It is no wonder that LeRoy Watkins, co-owner of Viking Sports Camps, is bombarded by parents trying to burnish their children’s “leadership” credentials.

“They say, ‘We’ll pay you whatever, my son really needs to be a [counselor in training] for his college application,’ ” Watkins said.

Last year, one mother asked Watkins if Viking was a nonprofit. “She wanted her son to use his experience for a congressional award,” he said, “and when I told her we’re a for-profit company, she asked if there was any way I could make it a nonprofit.” (No.)

While some families guess what will be attractive to admissions officers, others hire independent professionals like Jill Tipograph, founder of the New York-based Everything Summer, who knows that the summer C.V. is so important that she recently surveyed admissions staffs at 100 top schools to get the scoop on what they’re looking for in applicants.

Even as teen programs become more exotic — kids are sailing on Arctic research vessels and learning conservation management in Zimbabwe — Tipograph and others say that fancy locales and pricey opportunities are not necessarily what schools are looking for.

“Colleges are looking for students who use summers to push themselves out of their comfort zones and pursue genuine interests,” Tipograph said. “And they take notice when they see odd experiences that don’t align with anything else.”

In Weston, high school senior Rachel Borczuk, 18, approached her summers with the focus of a professional branding specialist. “I wanted to develop a few main themes on my applications,” she said, “and show schools that I took time out of my life to peruse my passions.”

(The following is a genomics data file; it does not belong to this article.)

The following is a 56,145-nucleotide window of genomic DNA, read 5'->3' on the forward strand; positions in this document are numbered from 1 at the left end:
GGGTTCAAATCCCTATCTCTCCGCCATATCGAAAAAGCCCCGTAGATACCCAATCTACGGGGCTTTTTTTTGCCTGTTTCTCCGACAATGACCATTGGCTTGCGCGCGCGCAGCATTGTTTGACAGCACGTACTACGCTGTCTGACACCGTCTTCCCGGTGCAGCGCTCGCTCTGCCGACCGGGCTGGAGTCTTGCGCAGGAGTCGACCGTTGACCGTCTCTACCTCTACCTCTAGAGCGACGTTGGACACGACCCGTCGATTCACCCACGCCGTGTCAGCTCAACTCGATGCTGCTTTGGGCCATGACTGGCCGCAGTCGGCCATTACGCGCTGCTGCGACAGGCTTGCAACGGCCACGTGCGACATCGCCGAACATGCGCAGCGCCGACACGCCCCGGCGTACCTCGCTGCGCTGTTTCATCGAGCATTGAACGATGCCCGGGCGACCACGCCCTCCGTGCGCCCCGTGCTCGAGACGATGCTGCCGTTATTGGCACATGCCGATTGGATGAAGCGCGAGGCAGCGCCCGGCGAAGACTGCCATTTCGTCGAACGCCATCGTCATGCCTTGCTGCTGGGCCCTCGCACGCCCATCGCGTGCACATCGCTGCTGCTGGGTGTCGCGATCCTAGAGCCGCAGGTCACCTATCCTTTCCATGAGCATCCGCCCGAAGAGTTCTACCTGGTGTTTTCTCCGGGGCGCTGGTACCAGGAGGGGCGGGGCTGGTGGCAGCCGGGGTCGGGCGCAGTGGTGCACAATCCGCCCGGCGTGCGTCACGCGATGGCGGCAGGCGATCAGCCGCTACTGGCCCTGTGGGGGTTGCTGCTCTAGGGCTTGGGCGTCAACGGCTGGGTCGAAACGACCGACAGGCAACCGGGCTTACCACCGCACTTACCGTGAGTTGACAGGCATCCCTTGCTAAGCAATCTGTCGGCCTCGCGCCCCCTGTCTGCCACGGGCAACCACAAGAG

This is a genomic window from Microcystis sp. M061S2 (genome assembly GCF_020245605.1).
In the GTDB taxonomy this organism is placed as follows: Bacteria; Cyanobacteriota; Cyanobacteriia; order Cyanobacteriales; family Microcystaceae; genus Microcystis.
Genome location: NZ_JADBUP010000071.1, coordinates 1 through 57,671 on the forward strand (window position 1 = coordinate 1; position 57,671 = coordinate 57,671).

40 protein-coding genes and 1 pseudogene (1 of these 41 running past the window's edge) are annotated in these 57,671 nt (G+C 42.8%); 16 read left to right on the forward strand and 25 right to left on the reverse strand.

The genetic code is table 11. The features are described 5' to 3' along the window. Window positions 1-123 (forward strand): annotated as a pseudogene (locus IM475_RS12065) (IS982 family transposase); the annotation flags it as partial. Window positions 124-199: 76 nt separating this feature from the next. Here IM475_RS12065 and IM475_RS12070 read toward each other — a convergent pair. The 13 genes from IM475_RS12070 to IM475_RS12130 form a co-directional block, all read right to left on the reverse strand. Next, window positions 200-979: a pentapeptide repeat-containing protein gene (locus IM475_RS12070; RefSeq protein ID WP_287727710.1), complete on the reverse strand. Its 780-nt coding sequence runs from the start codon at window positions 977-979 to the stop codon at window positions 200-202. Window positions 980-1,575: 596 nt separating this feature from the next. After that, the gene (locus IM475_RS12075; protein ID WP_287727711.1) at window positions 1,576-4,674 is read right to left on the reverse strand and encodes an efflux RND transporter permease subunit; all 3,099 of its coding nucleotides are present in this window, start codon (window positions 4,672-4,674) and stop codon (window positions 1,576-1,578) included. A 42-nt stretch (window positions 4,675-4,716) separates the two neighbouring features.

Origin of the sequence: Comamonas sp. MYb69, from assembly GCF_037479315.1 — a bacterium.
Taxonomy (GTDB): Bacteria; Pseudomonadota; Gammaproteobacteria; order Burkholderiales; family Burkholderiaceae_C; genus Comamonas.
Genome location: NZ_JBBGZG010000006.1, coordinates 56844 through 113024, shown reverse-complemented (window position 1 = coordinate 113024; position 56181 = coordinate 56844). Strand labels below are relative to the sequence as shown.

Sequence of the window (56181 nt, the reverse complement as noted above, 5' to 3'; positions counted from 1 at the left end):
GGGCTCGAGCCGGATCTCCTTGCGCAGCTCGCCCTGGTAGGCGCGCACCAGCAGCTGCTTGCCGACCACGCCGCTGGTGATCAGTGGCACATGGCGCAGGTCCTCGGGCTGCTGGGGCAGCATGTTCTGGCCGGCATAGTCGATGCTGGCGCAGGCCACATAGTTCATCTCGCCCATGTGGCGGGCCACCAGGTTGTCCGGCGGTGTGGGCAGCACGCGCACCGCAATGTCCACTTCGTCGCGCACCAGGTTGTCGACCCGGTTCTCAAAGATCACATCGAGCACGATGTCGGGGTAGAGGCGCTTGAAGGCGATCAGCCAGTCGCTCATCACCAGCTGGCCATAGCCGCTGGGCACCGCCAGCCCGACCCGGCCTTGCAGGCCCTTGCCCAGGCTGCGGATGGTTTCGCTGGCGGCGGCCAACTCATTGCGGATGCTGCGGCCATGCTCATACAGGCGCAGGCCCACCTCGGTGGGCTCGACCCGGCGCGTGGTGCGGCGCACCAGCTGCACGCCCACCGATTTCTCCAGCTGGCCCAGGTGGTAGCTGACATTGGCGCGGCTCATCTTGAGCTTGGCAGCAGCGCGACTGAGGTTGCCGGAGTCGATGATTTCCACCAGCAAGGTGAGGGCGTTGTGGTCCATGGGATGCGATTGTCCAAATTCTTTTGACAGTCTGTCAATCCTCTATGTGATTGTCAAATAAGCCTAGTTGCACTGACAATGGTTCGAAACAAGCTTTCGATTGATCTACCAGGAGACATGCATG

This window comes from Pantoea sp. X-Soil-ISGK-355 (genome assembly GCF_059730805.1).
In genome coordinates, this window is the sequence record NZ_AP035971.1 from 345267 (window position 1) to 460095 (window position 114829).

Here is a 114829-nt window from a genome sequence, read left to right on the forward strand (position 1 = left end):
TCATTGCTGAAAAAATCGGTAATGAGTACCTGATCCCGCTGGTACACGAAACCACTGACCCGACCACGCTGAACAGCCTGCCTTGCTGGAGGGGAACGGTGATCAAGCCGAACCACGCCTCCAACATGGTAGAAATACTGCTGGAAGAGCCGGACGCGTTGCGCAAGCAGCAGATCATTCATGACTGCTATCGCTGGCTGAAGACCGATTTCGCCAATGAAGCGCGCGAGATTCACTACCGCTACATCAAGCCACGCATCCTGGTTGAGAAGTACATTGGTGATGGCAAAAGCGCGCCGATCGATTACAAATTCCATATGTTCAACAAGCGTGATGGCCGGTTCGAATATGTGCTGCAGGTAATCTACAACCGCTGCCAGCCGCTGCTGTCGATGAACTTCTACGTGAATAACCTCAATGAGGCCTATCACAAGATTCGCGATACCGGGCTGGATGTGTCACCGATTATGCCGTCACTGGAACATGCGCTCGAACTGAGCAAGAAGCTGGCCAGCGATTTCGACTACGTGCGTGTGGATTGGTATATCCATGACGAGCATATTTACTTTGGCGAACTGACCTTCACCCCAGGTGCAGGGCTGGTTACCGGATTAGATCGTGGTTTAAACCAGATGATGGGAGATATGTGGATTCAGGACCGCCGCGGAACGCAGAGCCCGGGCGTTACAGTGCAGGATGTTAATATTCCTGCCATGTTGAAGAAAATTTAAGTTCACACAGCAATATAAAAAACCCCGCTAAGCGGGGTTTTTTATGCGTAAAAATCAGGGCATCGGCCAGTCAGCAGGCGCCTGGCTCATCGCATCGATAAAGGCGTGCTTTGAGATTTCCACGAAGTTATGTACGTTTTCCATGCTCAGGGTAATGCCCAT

She spent one summer interning with a doctor at Massachusetts General Hospital and another as a marine biology camp counselor at the New England Aquarium. In addition to educating a new generation about the importance of taking care of the environment, she was accepted early at her top choice, Duke University.

“When I was sitting on the train going to Boston on a nice day, I wished I could be spending time with friends or going to the beach,” she said, “But in the end, I knew that I was doing what I thought was important.”

Perhaps nowhere is the focus on getting in more intense than at the two-week College Admissions Prep camps run by Summerfuel , a New York-based firm. At Tufts last summer, the site of one of three boot camps, the schedule included morning SAT-prep sessions and evening college-admissions workshops. The 60 students went home not with trophies, but with polished personal statements and resumes.

Meanwhile, as concern over pressure on high school students grows, one of those at the center of the storm, Harvard College admissions and financial aid dean William Fitzsimmons, is worried that traditional school year overscheduling has now invaded July and August, too.

“What can be negative is when people lose sight of the fact that it’s important to develop broadly as a human being, as opposed to being an achievement machine,” he said. “In the end, people will do much better reflecting, perhaps through some down time, in the summer.”

Well, that’s easy for him to say. He already went to Harvard.

Beth Teitell can be reached at Follow her on Twitter @bethteitell.